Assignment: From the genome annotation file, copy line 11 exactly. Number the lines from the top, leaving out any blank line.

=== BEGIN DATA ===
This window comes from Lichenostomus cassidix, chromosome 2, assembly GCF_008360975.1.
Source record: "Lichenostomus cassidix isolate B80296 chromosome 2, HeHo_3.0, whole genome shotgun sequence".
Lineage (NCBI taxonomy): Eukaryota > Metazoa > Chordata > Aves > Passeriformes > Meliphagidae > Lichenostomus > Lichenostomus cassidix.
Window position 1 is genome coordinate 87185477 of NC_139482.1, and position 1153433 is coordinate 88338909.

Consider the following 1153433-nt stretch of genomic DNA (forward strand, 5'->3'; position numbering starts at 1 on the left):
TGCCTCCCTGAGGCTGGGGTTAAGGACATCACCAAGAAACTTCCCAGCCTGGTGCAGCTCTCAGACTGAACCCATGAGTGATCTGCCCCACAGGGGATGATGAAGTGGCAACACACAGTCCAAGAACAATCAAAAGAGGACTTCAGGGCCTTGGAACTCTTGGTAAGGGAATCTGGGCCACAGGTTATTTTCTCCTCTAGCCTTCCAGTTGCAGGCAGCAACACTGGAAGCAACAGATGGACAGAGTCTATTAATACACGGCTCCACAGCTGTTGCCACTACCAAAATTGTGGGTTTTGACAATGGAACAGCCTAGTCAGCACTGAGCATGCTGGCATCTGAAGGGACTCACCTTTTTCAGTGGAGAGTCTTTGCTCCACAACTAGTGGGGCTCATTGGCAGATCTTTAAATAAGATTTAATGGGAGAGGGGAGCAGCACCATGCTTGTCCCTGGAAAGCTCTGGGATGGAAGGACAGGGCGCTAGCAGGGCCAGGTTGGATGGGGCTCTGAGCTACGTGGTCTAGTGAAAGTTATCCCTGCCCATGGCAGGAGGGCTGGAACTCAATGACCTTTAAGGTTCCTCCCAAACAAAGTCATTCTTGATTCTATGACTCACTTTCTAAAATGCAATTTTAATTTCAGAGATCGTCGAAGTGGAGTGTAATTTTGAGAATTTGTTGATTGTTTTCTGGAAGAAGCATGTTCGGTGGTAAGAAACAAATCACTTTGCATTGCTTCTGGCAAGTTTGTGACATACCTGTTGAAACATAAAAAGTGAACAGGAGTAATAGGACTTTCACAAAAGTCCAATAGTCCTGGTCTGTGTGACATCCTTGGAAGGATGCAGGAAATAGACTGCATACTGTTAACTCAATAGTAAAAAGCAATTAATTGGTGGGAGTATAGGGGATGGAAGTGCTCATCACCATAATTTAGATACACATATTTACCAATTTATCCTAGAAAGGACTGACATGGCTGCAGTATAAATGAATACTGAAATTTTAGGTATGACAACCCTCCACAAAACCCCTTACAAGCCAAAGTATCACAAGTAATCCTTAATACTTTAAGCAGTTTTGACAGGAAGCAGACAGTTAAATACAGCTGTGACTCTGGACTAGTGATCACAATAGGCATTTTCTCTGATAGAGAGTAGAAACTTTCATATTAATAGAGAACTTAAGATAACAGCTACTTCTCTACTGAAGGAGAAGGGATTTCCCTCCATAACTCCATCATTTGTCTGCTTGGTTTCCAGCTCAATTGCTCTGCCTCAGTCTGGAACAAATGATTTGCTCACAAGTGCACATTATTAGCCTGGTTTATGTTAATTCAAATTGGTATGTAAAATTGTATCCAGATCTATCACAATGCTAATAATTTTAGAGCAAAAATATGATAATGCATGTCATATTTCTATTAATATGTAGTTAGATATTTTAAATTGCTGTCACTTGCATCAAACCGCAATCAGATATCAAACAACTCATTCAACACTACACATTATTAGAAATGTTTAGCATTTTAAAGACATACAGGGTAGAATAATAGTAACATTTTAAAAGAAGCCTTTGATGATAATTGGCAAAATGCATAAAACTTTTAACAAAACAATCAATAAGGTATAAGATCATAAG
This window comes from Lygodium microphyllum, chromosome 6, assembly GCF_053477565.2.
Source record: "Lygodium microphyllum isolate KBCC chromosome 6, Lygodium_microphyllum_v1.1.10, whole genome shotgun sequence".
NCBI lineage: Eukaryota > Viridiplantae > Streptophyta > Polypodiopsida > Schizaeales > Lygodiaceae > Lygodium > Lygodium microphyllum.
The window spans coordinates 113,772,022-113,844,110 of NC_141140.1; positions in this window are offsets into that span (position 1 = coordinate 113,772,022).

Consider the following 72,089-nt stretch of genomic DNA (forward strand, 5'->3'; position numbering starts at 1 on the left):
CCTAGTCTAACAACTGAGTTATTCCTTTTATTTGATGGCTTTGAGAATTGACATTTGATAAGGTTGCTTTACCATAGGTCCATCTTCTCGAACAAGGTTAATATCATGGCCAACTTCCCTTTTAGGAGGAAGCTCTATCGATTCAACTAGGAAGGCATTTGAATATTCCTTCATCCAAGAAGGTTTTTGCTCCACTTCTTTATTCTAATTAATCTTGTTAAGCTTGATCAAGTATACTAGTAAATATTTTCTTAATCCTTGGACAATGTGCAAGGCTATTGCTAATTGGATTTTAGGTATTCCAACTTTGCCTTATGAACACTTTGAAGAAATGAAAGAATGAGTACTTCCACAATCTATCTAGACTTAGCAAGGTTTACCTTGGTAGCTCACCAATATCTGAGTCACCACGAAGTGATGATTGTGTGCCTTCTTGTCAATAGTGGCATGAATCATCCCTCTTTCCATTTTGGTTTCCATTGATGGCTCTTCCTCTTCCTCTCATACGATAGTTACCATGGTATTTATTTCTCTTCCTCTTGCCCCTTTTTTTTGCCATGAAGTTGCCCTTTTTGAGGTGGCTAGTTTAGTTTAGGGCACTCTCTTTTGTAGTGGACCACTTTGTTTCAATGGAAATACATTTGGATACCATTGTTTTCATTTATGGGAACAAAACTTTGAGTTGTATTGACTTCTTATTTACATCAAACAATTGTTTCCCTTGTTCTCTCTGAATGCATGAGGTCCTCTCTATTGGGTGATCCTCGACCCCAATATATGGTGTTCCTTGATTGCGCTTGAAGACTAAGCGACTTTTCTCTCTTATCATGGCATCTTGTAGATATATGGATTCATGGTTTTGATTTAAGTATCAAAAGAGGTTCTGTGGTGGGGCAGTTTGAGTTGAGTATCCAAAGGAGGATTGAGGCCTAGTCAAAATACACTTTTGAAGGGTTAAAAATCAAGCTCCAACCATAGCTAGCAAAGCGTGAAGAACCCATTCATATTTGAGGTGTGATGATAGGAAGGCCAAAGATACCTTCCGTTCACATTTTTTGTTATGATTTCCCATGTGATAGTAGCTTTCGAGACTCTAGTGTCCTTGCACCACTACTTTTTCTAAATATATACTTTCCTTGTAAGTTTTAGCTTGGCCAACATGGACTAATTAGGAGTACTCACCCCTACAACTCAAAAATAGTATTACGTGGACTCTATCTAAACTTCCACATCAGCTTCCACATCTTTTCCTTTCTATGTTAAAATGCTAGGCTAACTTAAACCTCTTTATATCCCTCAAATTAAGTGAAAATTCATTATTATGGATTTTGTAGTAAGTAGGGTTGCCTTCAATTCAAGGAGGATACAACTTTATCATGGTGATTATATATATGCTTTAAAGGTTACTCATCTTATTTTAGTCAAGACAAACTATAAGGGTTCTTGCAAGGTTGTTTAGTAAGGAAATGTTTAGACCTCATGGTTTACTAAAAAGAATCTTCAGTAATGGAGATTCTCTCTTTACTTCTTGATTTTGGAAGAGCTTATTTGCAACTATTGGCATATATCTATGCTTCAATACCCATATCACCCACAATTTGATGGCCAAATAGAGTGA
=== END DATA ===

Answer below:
Consider the following 72,089-nt stretch of genomic DNA (forward strand, 5'->3'; position numbering starts at 1 on the left):